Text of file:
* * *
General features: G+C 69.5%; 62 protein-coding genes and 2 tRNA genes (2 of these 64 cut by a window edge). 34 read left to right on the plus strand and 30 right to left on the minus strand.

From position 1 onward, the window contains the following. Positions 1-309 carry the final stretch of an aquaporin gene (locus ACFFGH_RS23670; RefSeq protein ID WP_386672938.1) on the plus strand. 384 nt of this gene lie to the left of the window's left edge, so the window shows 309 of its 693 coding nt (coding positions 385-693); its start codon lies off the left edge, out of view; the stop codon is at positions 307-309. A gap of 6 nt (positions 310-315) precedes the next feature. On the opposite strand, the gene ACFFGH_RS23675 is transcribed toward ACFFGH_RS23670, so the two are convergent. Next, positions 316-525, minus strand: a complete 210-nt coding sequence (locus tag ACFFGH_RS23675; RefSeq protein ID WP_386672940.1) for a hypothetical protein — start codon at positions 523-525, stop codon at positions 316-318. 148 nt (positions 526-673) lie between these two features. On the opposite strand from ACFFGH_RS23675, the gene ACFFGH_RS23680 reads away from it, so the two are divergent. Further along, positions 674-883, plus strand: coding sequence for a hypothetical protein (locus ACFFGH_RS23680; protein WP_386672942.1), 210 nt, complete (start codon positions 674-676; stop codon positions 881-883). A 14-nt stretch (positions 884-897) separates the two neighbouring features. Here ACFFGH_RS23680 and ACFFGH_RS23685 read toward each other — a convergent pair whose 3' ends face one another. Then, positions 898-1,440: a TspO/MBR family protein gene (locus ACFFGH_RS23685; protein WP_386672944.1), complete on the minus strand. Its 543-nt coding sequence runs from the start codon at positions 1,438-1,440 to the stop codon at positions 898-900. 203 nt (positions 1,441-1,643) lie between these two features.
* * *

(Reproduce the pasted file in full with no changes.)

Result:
General features: G+C 69.5%; 62 protein-coding genes and 2 tRNA genes (2 of these 64 cut by a window edge). 34 read left to right on the plus strand and 30 right to left on the minus strand.

From position 1 onward, the window contains the following. Positions 1-309 carry the final stretch of an aquaporin gene (locus ACFFGH_RS23670; RefSeq protein ID WP_386672938.1) on the plus strand. 384 nt of this gene lie to the left of the window's left edge, so the window shows 309 of its 693 coding nt (coding positions 385-693); its start codon lies off the left edge, out of view; the stop codon is at positions 307-309. A gap of 6 nt (positions 310-315) precedes the next feature. On the opposite strand, the gene ACFFGH_RS23675 is transcribed toward ACFFGH_RS23670, so the two are convergent. Next, positions 316-525, minus strand: a complete 210-nt coding sequence (locus tag ACFFGH_RS23675; RefSeq protein ID WP_386672940.1) for a hypothetical protein — start codon at positions 523-525, stop codon at positions 316-318. 148 nt (positions 526-673) lie between these two features. On the opposite strand from ACFFGH_RS23675, the gene ACFFGH_RS23680 reads away from it, so the two are divergent. Further along, positions 674-883, plus strand: coding sequence for a hypothetical protein (locus ACFFGH_RS23680; protein WP_386672942.1), 210 nt, complete (start codon positions 674-676; stop codon positions 881-883). A 14-nt stretch (positions 884-897) separates the two neighbouring features. Here ACFFGH_RS23680 and ACFFGH_RS23685 read toward each other — a convergent pair whose 3' ends face one another. Then, positions 898-1,440: a TspO/MBR family protein gene (locus ACFFGH_RS23685; protein WP_386672944.1), complete on the minus strand. Its 543-nt coding sequence runs from the start codon at positions 1,438-1,440 to the stop codon at positions 898-900. 203 nt (positions 1,441-1,643) lie between these two features.